Looking at Lu Pingyuan’s recent creations, one might wonder if these vibrant creations are merely transplants and simulations of popular visual culture. The infinitely splitting images and numerous sculptures reveal the artist’s pleasure in laboring and molding figures, but there is a hard-to-conceal repetition in the media materials, aesthetic features, and creative ideas among different works. These commodified humanoid characters, already a sort of simulation themselves, are enlarged, reconfigured, and simulated once again, or simply relocated into the gallery. The dazzling and exaggerated visuals appeal to trendy brands and lend to their internet fame, while the lively and communicative cartoon characters also align with popular cultural consumption. What exactly is Lu Pingyuan trying to say? Whether it is satire, carnival, or redemption, it is difficult for researchers to find the answer. “One Night at a Gallery” is especially unique among these projects, because the animation it cites has a clear time and space (that is, the museums during the Cultural Revolution). The selected element—fences—not only supported the paintings and sculptures outside the China Art Museum during the Star Art Exhibition, but they were also one of the things people are most familiar with in life during the recent pandemic. These heavy and sharp objects in real life enter the animation-like exhibition site and obtain real freedom, making the approach of transformation and reposition more authentic. Despite these fences do not have eyes or mouths, they become protagonists in the exhibition, or even characters.
The endless transformation of shapes and the question of whether the true essence of things exists reminds one of the dual projections carried by plastic in the 20th century. On the one hand, it is now the cheapest, most disposable, and seemingly inexhaustible synthetic material, despised for its contribution to soil and water pollution, feared for plastic particles entering our digestive systems and bloodstream, and associated with lower class. On the other hand, there was a time when plastic was synonymous with magic. In 1957, Roland Barthes referred to plastic as a “miraculous substance”, writing that “plastic is the very idea of its infinite transformation […] it is less a thing than the trace of a movement.” From the nineteenth century onwards, materials like celluloid, synthetic silk, nylon, and foam were invented using raw materials such as rubber, cotton, and petroleum, etc. Turned from natural substances into a fabricated material, plastic can be soft and firm and can take on the shape of anything in the world. It can replace pearls, ivory, and wood and transform into combs, fabrics, and vascular stents. People believed that plastic would protect the Earth and promote democracy. The quality of plastic’s infinite transformation made it a close sibling of science fiction, both becoming synonymous with immortality and the future. In this regard, plastic and science fiction are like sorcery to a sorcerer. The magic lies not in the result of a spell but in the transformative process. Whether plastic is worthless or a worldwide marvel? The ambiguity, deception, suspicion, and metamorphosis it entails are akin to the essence of life itself.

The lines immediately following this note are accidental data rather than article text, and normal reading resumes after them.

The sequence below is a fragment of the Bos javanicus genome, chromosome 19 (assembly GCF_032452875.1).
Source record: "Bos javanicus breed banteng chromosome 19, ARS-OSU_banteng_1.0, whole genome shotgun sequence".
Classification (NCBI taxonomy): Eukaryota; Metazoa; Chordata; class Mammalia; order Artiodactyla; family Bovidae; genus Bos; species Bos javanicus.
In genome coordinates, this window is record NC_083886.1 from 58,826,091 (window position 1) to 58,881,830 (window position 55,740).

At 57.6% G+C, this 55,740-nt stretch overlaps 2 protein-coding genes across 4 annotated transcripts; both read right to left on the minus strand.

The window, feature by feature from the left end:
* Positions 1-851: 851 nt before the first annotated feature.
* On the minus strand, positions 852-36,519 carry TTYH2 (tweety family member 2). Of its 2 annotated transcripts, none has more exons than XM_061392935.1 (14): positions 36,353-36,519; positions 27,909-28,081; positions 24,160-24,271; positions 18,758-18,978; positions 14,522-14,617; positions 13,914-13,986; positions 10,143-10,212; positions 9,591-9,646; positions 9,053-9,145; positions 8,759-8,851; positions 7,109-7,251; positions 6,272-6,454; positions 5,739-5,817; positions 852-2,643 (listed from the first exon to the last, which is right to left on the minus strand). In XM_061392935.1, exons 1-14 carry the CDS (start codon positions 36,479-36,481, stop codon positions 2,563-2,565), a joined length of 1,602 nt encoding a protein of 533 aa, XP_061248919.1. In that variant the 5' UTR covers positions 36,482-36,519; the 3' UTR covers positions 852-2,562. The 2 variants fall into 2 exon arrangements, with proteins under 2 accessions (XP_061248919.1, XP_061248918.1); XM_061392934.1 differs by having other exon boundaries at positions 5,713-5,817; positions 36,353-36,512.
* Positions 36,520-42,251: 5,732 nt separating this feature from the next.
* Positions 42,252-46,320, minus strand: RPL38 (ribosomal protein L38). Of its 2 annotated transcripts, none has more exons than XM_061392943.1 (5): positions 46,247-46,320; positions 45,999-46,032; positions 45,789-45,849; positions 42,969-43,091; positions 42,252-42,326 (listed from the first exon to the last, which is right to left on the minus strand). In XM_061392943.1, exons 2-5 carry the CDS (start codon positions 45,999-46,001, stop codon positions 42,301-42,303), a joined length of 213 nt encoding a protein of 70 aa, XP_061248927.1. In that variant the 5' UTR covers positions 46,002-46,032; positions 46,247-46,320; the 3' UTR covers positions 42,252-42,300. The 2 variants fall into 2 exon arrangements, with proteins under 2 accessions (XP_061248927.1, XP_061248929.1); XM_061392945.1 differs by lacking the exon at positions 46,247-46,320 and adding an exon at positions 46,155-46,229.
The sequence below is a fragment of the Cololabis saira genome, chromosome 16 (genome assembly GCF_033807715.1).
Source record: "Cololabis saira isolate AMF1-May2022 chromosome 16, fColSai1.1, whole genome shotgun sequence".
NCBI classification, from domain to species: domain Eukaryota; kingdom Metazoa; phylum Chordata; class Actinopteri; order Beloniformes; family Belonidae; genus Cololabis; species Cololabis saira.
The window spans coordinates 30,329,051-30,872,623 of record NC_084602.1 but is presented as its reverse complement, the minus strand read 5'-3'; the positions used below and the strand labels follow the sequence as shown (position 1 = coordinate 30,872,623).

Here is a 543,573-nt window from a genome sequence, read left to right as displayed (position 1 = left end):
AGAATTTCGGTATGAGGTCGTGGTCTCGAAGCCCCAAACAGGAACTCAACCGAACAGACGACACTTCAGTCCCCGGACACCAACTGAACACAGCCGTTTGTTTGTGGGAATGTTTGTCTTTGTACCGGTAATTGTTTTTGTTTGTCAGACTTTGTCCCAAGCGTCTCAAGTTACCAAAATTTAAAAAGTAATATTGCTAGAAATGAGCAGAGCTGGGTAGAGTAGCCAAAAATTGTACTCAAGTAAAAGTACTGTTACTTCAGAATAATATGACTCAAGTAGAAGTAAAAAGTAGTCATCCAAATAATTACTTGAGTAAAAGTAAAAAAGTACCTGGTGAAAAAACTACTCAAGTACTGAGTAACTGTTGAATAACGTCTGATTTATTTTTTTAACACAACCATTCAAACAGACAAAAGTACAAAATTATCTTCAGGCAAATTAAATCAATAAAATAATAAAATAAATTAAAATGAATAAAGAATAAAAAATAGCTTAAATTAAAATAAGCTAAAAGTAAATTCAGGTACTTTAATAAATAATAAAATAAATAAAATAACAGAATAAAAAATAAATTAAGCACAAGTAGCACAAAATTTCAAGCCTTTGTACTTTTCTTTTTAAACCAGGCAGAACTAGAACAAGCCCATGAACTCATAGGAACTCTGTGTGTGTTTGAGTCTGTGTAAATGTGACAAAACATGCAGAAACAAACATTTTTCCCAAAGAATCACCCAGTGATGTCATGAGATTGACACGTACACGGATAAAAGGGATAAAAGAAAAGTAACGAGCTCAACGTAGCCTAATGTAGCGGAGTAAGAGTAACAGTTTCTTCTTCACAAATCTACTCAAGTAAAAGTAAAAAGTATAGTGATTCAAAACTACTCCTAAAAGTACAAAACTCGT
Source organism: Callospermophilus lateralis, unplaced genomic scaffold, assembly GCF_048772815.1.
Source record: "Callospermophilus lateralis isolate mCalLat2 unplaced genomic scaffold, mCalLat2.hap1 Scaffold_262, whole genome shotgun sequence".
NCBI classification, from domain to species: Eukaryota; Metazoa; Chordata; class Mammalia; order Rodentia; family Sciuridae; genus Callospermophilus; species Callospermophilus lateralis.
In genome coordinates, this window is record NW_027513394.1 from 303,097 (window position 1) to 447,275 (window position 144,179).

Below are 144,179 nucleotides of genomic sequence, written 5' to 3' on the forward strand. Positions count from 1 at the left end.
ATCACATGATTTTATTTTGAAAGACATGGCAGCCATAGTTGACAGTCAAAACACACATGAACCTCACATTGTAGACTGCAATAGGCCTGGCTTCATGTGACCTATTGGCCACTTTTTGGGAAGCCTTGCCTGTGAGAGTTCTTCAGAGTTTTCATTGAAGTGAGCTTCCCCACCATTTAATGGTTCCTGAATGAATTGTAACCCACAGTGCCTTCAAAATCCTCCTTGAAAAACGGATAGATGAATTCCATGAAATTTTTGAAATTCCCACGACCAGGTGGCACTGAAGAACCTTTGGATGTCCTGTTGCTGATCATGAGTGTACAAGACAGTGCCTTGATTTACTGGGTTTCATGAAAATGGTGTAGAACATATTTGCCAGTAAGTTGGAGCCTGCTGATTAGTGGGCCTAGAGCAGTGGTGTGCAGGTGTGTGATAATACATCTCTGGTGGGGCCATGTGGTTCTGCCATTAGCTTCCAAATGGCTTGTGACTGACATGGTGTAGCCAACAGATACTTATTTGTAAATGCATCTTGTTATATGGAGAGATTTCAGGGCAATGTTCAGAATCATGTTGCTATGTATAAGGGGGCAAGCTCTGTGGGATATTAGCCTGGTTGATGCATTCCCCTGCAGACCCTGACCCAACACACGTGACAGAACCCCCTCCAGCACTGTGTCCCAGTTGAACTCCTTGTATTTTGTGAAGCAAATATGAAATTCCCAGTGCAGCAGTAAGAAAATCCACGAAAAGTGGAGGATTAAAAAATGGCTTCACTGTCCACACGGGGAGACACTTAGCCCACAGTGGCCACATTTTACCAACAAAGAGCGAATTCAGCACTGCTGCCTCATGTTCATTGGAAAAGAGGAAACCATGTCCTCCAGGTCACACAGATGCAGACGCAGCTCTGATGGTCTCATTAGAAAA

In the last two decades of the twentieth century, Lu Pingyuan, with plastic toys in his hands, also immersed himself in imaginations of the future. Science fiction magazines then, Omni (ao mi) and Science Fiction World (kehuan shijie), are interspersed with advertisements for astronomical telescopes, as seen in the magazines in the film Journey to the West (2021), while striking American-style comics dominate their covers. The emergence of Japanese and western animations later blew Lu’s eyes and mind. To him, Japanese manga was his Manual of the Mustard Seed Garden (jiezi yuan huapu, a foundation book for traditional Chinese painting). (Lu has also copied Pipi Dawang and Crest of the Royal Family.) However, after the turn of the millennium, the outpour of cultural creativity was gradually transformed into a scaled-up and assembly-line production. Countless faces are produced, and images are no longer precious. Perhaps both we and Lu Pingyuan need to return to the moment when the shepherd boy Huang Chuping turned the stones into sheep, which makes us wonder: within the constant metamorphosis of life, what truly matters?